BROOKLYN -- Brooklyn announced late Saturday afternoon that forward Ben Simmons had received an epidural injection in his back, meaning his absence with a nerve issue in his lower back will stretch to more than a month.

"The epidural happened within the course of this week here," Nets coach Jacque Vaughn said before hosting the NBA's hottest team, the Orlando Magic, here at Barclays Center on Saturday night. "It was just a part of his getting back to playing, and that is a part of his treatment, a part of his strengthening that was just a part of his getting back to a position of joining us. No setbacks.

"Right now he is still doing low-level stuff on the court. So no rebounding drills, no sprinting up the floor. Then, in two weeks, you'll continue to strengthen it and we'll have something hopefully for you then."

Asked for a second time later in his press conference, Vaughn reiterated that Simmons had not had any sort of setback in his recovery, and that the epidural shot was simply part of the recovery process. But it also highlighted how little Simmons is doing on the court.

"It is low-level [on-court work]," Vaughn said. "It hasn't been incorporated with other players at all."

Simmons hasn't played since he initially suffered the injury Nov. 6, during a game at Barclays Center against the Milwaukee Bucks. While Simmons finished that game, he missed the next few with what was initially described as "left hip soreness" by the team. In mid-November, the NBA determined he had a nerve impingement in his lower left side of his back that was causing the problem.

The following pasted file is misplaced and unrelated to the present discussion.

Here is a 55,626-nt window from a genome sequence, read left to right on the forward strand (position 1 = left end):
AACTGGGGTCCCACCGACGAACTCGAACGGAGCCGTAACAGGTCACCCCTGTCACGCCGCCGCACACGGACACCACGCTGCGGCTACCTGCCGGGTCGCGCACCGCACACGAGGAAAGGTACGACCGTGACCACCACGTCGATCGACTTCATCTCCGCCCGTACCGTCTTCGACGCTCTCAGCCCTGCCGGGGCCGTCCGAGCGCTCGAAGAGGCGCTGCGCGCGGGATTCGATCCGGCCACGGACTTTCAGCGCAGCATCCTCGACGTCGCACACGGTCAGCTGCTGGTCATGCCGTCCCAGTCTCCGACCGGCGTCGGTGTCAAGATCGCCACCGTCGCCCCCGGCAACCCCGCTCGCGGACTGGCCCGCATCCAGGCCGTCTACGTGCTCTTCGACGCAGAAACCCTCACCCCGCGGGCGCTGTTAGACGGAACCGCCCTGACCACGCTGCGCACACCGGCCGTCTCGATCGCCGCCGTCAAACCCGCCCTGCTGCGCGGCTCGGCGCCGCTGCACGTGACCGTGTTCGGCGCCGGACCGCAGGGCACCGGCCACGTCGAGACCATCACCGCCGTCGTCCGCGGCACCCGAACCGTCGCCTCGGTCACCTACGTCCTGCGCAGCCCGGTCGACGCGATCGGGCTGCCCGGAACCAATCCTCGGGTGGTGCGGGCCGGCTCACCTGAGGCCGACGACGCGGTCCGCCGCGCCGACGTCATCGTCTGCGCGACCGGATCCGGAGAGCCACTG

Back issues are nothing new for Simmons. He initially injured it in 2020 while with the Philadelphia 76ers and then proceeded to sit out the entire 2021-22 season, during which he was traded to the Nets -- in part because of it -- and ultimately had surgery in the summer of 2022.

He returned and eventually played 42 games last season, before being shut down in March due to a different nerve impingement.

In six games this season, Simmons has averaged a career-low 6.5 points, a career-high 10.8 rebounds and 6.7 assists per game across just under 32 minutes a night for the Nets, serving as the team's point guard and primary playmaker when he was on the court.

While his shooting remained a problem -- he took a total of four free throws across those six games, and remained a nonfactor as a scorer offensively -- his rebounding and playmaking had been a boost to Brooklyn with him on the court. Now, it is uncertain when the Nets will have the three-time All-Star back on the court again.

What was certain, however, is that he wouldn't be playing Saturday night against the Magic, who had a chance to set a franchise record with 10 straight victories and move to within a half-game of the Boston Celtics for the best record in the entire NBA.